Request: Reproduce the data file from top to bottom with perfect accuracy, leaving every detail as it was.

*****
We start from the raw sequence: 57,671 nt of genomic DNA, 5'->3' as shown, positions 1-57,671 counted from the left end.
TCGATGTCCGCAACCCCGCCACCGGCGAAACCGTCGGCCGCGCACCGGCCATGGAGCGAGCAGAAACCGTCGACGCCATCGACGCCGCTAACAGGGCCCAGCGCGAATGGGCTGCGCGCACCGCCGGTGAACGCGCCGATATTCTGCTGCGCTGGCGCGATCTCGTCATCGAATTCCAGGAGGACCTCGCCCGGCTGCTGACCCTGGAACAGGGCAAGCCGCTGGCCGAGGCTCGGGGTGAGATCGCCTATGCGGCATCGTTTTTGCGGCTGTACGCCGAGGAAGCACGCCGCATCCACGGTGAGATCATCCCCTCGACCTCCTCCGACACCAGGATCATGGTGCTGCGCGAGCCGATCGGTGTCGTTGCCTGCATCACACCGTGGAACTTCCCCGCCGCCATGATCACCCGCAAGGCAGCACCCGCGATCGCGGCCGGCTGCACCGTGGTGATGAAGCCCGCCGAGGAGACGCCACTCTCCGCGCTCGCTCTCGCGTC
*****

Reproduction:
We start from the raw sequence: 57,671 nt of genomic DNA, 5'->3' as shown, positions 1-57,671 counted from the left end.
TCGATGTCCGCAACCCCGCCACCGGCGAAACCGTCGGCCGCGCACCGGCCATGGAGCGAGCAGAAACCGTCGACGCCATCGACGCCGCTAACAGGGCCCAGCGCGAATGGGCTGCGCGCACCGCCGGTGAACGCGCCGATATTCTGCTGCGCTGGCGCGATCTCGTCATCGAATTCCAGGAGGACCTCGCCCGGCTGCTGACCCTGGAACAGGGCAAGCCGCTGGCCGAGGCTCGGGGTGAGATCGCCTATGCGGCATCGTTTTTGCGGCTGTACGCCGAGGAAGCACGCCGCATCCACGGTGAGATCATCCCCTCGACCTCCTCCGACACCAGGATCATGGTGCTGCGCGAGCCGATCGGTGTCGTTGCCTGCATCACACCGTGGAACTTCCCCGCCGCCATGATCACCCGCAAGGCAGCACCCGCGATCGCGGCCGGCTGCACCGTGGTGATGAAGCCCGCCGAGGAGACGCCACTCTCCGCGCTCGCTCTCGCGTC